Strip the skin from some large white onions, and after having taken off the tops and roots, cut them in two, throw them into cold water as they are done, cover them plentifully with more, and boil them very tender; lift them out, drain, and then press the water thoroughly from them; chop them small, rub them through a sieve or strainer, put them into a little rich melted butter, mixed with a spoonful or two of cream or milk, add a seasoning of salt, give the sauce a boil, and serve it very hot. Portugal onions, when they can be obtained, are superior to any others, both for this and for most other purposes of cookery.
For the finest kind of onion sauce, see Soubise, below.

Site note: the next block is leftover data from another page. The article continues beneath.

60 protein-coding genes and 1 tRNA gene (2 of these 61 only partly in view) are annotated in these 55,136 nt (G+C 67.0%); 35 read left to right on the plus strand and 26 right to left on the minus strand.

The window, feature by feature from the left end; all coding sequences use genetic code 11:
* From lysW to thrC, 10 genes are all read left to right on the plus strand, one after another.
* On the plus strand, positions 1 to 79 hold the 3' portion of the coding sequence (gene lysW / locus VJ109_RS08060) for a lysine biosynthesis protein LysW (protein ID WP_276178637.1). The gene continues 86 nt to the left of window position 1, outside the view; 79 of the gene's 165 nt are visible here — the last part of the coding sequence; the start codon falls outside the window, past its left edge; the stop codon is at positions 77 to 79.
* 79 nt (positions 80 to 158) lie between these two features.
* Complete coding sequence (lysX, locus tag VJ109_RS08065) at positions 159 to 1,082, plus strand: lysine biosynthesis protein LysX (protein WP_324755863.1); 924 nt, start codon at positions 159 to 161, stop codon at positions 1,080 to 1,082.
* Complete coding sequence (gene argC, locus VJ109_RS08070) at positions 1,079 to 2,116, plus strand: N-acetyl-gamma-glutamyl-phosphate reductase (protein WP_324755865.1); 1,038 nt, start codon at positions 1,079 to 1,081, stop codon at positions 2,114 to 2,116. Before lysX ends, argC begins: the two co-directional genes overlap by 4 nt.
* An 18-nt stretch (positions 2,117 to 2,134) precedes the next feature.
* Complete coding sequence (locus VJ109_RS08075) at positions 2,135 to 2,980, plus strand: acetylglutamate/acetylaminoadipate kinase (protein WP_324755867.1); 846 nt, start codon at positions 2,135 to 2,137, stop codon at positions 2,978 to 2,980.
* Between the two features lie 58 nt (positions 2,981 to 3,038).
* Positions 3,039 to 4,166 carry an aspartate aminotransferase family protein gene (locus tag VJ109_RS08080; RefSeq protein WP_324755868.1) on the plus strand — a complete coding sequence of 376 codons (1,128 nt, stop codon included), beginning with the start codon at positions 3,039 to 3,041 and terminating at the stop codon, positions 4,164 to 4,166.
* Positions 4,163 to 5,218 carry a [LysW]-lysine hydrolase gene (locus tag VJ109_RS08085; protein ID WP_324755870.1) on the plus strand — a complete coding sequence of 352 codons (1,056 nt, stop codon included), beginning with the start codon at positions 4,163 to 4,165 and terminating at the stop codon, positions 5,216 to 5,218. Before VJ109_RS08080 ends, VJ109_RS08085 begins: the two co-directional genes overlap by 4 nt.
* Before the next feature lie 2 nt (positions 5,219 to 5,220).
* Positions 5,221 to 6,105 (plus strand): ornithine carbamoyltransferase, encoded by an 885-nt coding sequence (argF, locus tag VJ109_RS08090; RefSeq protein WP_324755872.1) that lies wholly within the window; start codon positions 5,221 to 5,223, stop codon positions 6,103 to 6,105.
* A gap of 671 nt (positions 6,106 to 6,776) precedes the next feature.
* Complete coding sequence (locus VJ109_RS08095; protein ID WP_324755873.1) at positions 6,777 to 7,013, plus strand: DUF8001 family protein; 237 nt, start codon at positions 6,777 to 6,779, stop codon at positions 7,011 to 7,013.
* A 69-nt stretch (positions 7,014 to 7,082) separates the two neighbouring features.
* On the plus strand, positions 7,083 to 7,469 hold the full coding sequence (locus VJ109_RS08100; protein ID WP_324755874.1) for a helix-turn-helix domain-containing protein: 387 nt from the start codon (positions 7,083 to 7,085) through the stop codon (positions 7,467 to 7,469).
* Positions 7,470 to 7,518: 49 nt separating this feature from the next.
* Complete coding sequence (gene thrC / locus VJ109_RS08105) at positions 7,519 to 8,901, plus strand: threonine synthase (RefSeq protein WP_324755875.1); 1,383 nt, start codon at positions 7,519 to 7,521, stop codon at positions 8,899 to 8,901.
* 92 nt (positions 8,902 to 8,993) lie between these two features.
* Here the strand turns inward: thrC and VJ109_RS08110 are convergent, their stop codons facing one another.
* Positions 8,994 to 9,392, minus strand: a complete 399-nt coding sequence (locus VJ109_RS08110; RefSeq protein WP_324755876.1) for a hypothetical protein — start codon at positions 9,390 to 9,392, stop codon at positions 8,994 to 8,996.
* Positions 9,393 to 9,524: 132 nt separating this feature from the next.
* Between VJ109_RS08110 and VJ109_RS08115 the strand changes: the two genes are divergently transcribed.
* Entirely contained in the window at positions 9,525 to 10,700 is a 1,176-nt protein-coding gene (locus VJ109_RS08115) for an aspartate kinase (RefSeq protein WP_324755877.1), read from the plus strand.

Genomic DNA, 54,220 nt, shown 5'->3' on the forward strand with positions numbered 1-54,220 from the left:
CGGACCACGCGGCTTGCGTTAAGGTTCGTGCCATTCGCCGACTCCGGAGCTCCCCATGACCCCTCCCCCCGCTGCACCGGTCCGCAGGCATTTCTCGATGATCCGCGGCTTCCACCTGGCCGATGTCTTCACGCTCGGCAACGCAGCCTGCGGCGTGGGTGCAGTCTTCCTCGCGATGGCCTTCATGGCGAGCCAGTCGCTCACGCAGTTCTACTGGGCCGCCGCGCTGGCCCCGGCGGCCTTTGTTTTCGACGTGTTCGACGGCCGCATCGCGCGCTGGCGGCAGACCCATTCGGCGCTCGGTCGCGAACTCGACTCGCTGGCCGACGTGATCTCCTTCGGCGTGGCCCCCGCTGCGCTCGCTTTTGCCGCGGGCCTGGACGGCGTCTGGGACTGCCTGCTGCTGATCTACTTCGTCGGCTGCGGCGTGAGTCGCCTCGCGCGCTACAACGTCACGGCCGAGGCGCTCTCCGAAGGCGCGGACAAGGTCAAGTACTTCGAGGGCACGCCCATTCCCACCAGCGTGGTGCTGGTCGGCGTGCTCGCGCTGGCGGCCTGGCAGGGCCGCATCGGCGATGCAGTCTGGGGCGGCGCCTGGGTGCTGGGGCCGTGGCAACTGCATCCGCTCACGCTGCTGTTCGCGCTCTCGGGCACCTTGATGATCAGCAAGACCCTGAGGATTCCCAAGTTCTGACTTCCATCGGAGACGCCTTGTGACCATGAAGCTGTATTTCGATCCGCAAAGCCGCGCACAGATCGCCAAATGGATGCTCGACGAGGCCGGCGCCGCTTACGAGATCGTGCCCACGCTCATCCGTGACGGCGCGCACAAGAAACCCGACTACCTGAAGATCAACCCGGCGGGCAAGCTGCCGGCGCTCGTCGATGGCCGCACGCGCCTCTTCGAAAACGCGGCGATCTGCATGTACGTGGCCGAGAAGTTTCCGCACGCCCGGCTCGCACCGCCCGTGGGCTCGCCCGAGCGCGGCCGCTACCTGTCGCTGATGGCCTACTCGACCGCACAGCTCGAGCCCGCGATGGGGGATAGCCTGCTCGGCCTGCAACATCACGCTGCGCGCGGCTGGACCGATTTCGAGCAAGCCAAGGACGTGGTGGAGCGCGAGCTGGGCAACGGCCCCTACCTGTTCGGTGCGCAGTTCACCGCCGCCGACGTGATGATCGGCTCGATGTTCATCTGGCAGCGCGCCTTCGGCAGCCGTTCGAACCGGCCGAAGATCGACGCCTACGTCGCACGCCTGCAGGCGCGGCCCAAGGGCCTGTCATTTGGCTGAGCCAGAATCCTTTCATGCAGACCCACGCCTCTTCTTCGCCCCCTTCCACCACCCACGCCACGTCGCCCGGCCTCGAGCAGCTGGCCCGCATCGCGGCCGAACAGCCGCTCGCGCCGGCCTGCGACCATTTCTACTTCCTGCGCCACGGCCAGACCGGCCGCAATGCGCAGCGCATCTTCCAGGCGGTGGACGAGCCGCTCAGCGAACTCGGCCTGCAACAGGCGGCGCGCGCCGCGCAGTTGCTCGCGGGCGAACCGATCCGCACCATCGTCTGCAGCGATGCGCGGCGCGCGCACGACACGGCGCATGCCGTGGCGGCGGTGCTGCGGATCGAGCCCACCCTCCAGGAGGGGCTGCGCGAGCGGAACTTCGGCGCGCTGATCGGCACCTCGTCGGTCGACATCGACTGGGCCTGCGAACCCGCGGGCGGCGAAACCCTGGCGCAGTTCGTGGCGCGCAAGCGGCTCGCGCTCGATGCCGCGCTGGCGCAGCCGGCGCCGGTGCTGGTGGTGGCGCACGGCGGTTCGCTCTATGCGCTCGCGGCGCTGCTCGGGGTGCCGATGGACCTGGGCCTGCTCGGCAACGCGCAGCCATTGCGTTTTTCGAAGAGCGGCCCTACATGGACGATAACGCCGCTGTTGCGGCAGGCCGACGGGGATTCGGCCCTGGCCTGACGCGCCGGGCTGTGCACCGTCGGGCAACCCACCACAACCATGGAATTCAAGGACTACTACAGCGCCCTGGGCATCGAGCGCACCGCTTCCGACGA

Cut off both ends of the onions, and slice them into a saucepan in which two ounces of butter have been dissolved; keep them stewing over a clear fire until they are lightly coloured; then pour to them half a pint of brown gravy and when they have boiled until they are perfectly tender, work the sauce altogether through a strainer, season it with a little cayenne, and serve it very hot.
Mince the onions, stew them in butter until well coloured, stir in a dessertspoonful of flour, shake the stewpan over the fire for three or four minutes, pour in only as much broth or gravy as will leave the sauce tolerably thick, season, and serve it.